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Three recently-vacated properties in downtown Ypsilanti, two of them condemned, will soon be renovated owing to recent purchase by a local development company and a tax exemption granted the developers by City Council Tuesday night.
The three properties, at 120, 122 and 124 West Michigan Avenue, are easily identified in the center of Ypsilanti's downtown, two of the properties with steel siding on the upper facade.
The tax exemption, approved with an unanimous vote by City Council, will freeze the property taxes for 12 years, allowing the developers to make improvements to the three buildings without increasing the value and, by doing so, increase the amount of tax they are required to pay.
To do this, the City of Ypsilanti first created a special “Obsolete Property Rehabilitation Act” district encompassing the properties, then voted to approve the 12-year tax freeze, which will set the taxable value of the properties at approximately $182,079 for the period despite any improvements. Public hearings were held before Council considered each issue Tuesday, during which no individuals offered any comments or concerns.
Ypsilanti City Planner Teresa Gillotti reported at the meeting that the value of the exemption, assuming the properties are developed as planned, would total about $740,000 over the 12-year period, taxes the city will now forgo with the exemption in place.
The two properties at 120 and 122 West Michigan Avenue were condemned after an inspection last September.
Ypsilanti's Downtown Development Authority, which will also lose out on potentially higher tax revenues owing to the exemption, recommended the approval of the special designation at its May 20 meeting.
Maurer Management and Properties, a local property management company, purchased and combined the three properties as Mellencamp Building LLC in April and May and plans to invest approximately $1.7 million in the renovation.
The projected improvements include taking the metal siding off the facade, adding a third floor to 120 and 122 West Michigan to accommodate 10-12 loft apartments in the upper stories of all three buildings. Three commercial spaces are proposed for the first floor, office space in the basement and an office or art studio in an annex across the alley behind 124 West Michigan.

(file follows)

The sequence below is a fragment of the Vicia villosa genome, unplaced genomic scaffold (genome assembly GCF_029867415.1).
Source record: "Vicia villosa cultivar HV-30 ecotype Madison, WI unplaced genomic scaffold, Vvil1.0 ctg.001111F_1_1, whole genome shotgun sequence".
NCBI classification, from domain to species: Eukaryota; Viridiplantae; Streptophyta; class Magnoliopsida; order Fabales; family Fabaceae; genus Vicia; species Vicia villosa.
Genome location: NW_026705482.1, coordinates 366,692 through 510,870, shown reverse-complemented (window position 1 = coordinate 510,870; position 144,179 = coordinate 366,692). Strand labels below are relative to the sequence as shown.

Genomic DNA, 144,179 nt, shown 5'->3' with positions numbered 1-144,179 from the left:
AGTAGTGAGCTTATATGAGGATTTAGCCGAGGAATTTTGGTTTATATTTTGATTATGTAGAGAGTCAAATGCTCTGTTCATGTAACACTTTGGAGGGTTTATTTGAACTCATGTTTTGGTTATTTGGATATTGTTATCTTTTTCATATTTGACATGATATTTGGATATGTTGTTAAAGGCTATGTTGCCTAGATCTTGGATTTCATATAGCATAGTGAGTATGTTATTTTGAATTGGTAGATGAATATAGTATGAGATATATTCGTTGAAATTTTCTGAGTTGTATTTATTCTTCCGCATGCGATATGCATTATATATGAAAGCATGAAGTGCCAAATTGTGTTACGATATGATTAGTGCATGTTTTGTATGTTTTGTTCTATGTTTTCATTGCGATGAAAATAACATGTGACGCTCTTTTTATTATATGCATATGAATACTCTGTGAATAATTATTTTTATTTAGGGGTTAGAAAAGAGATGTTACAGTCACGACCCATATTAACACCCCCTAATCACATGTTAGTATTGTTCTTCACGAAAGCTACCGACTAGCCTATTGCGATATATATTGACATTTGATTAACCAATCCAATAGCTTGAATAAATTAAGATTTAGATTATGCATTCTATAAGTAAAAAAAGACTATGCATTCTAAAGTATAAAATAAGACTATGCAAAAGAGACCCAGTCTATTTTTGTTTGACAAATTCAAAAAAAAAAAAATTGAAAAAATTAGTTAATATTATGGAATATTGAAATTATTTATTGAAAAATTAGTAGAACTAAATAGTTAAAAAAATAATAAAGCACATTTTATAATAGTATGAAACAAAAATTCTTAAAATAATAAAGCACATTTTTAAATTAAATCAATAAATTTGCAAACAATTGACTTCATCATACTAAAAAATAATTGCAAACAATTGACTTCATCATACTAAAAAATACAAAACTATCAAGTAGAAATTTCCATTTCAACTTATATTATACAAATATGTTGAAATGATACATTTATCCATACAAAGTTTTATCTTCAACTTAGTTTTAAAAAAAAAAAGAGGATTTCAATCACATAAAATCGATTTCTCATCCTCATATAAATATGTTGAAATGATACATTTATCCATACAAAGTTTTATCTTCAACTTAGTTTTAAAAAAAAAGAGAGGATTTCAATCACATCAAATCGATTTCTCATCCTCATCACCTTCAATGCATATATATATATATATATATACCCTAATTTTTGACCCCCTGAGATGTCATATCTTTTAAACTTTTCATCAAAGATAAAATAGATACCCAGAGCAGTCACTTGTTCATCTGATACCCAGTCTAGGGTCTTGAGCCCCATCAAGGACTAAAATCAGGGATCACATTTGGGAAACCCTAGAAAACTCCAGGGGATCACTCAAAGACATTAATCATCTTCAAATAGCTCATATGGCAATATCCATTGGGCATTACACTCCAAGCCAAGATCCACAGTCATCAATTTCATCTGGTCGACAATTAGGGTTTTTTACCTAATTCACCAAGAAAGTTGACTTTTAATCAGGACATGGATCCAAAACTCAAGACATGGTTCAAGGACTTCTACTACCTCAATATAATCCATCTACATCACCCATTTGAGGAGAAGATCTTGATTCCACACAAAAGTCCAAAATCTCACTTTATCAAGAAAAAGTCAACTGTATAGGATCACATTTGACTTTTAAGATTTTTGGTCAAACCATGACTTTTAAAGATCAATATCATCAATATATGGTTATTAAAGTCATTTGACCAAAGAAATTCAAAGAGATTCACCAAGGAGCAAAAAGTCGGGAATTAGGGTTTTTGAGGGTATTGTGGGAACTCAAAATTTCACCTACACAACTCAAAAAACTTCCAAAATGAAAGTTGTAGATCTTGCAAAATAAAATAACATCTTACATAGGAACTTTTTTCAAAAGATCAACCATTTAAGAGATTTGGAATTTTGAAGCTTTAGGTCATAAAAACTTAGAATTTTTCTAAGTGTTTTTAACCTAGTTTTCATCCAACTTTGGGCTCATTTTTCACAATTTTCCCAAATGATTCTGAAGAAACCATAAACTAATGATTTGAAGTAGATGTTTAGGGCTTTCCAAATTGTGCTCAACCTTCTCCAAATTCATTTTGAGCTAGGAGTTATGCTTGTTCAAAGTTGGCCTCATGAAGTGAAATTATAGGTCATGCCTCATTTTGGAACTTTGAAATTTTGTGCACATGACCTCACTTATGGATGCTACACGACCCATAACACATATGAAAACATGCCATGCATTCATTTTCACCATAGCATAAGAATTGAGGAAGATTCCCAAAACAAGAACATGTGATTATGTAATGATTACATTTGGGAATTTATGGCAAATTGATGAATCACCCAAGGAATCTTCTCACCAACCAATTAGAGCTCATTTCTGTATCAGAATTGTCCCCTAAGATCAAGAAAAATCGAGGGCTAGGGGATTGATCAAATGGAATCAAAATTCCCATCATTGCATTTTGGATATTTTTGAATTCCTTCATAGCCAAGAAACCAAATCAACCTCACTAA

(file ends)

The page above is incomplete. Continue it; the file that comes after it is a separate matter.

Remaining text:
The properties are located in Ypsilanti's historic district and the Downtown Development Authority district. The developers are also applying for a 20 percent Michigan Business Tax credit and Historic Preservation Tax Credits.
Eric and Karen Maurer, owners of Maurer Management and Properties and developers of the three buildings, answered questions Tuesday and explained what they planned to do during renovations.
Eric Maurer said the loft apartments will be similar to other developments the company has worked on in Ypsilanti. The company also rents loft apartments at 128, 130, 200, and 213 West Michigan Avenue.
Karen Maurer said they are somewhat concerned about finding renters to fill the three commercial spaces that will be available after renovations are complete, but has no doubt that the lofts will rent well.
“I have a waiting list for my loft apartments,” she said. “The lofts do rent very well. We might have a problem finding someone to rent the commercial space.”
The name for the new project, Mellencamp Building, came from the name of the clothing store that did business in that location for 114 years, Maurer said.
"As historic preservationists, we wanted it to live on," she said. The Maurers said they researched the former downtown Ypsilanti retail store at the library prior to investing in the project.
Ypsilanti Mayor Paul Schreiber said he was happy to see the Maurers continuing to invest in the city's future by taking on the project.
“One of the reasons we are having a renaissance downtown right now is the new people moving into loft apartments in the downtown area,” Schreiber said.
The special tax exemption is contingent on the developers not being delinquent on any taxes and completing the planned renovations within two years.
The only thing standing in the way of work to start on the building, according to the Maurers, is approval from the state's tax commission and final approval of loans for the project.